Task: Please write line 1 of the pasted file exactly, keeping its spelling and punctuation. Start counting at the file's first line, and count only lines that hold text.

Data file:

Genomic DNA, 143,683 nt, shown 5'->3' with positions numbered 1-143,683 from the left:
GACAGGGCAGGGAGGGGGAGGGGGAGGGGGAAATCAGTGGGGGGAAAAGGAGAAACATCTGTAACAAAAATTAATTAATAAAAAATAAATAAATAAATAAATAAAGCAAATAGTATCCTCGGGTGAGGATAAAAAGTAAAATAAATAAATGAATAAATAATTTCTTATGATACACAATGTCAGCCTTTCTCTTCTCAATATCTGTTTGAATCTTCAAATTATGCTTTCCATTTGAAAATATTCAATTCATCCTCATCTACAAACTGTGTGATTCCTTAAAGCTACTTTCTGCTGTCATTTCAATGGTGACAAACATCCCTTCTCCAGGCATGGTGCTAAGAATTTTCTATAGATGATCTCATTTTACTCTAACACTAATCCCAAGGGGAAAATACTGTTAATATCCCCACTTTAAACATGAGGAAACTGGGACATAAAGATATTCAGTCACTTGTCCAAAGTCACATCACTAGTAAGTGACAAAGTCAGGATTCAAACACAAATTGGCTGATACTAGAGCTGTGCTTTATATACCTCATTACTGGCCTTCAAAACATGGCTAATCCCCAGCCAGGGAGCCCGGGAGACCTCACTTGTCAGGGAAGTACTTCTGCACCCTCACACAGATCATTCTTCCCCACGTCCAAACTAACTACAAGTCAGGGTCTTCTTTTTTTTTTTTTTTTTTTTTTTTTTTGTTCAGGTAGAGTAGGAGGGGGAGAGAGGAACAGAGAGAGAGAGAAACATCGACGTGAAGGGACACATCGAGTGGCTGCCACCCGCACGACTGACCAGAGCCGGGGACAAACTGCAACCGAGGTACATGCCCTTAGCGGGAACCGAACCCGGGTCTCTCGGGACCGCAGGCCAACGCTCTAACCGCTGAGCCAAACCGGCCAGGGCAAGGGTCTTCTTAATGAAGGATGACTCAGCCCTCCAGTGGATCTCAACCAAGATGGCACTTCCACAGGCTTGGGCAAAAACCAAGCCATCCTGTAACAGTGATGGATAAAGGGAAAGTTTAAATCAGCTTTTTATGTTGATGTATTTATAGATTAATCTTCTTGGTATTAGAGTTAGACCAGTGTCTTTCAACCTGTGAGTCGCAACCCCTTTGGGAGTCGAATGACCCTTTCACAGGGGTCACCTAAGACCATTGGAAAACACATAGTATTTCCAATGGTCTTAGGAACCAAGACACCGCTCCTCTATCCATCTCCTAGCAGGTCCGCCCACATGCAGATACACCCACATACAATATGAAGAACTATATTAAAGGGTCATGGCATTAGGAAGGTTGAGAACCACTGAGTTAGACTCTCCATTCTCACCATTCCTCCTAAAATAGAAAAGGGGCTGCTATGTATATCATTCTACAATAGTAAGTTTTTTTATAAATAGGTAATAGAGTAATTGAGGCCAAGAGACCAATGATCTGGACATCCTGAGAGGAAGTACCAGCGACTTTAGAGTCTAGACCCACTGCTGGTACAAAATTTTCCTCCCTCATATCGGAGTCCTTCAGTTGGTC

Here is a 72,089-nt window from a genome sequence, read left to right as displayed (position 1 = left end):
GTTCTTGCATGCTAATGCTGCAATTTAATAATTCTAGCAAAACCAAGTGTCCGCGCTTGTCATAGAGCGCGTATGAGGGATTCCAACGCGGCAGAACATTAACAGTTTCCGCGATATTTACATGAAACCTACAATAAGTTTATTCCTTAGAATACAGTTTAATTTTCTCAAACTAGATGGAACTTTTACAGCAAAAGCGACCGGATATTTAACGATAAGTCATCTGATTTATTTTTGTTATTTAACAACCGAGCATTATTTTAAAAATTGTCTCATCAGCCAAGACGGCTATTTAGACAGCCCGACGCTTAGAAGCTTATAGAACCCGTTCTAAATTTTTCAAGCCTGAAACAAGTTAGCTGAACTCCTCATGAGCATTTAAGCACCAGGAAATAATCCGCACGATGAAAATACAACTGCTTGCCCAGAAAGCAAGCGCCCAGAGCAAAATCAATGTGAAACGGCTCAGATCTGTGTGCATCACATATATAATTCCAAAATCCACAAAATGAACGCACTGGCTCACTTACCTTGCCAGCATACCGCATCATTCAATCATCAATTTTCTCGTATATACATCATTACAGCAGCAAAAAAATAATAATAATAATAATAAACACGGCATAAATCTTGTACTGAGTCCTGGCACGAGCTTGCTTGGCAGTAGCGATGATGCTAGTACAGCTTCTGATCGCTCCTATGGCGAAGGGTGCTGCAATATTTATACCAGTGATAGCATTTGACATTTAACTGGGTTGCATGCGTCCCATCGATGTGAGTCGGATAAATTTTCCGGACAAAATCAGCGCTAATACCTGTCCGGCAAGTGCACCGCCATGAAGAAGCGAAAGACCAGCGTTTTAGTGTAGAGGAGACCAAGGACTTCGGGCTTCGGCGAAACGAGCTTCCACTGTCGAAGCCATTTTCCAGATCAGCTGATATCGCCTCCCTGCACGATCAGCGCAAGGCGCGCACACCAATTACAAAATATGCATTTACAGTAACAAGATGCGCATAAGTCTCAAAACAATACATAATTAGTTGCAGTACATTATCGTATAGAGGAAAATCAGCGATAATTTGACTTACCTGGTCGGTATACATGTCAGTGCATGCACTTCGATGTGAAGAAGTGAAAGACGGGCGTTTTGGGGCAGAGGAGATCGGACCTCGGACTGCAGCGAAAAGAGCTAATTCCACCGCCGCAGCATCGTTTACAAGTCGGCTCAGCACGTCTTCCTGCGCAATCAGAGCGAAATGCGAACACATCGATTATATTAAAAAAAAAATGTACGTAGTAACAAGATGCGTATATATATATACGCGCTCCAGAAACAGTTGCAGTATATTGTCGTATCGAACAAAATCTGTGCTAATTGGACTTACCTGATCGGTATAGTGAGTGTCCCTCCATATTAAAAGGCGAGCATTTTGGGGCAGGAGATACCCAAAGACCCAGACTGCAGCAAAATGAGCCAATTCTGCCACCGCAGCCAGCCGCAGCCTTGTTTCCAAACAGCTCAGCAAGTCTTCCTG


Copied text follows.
Genomic DNA, 143,683 nt, shown 5'->3' with positions numbered 1-143,683 from the left: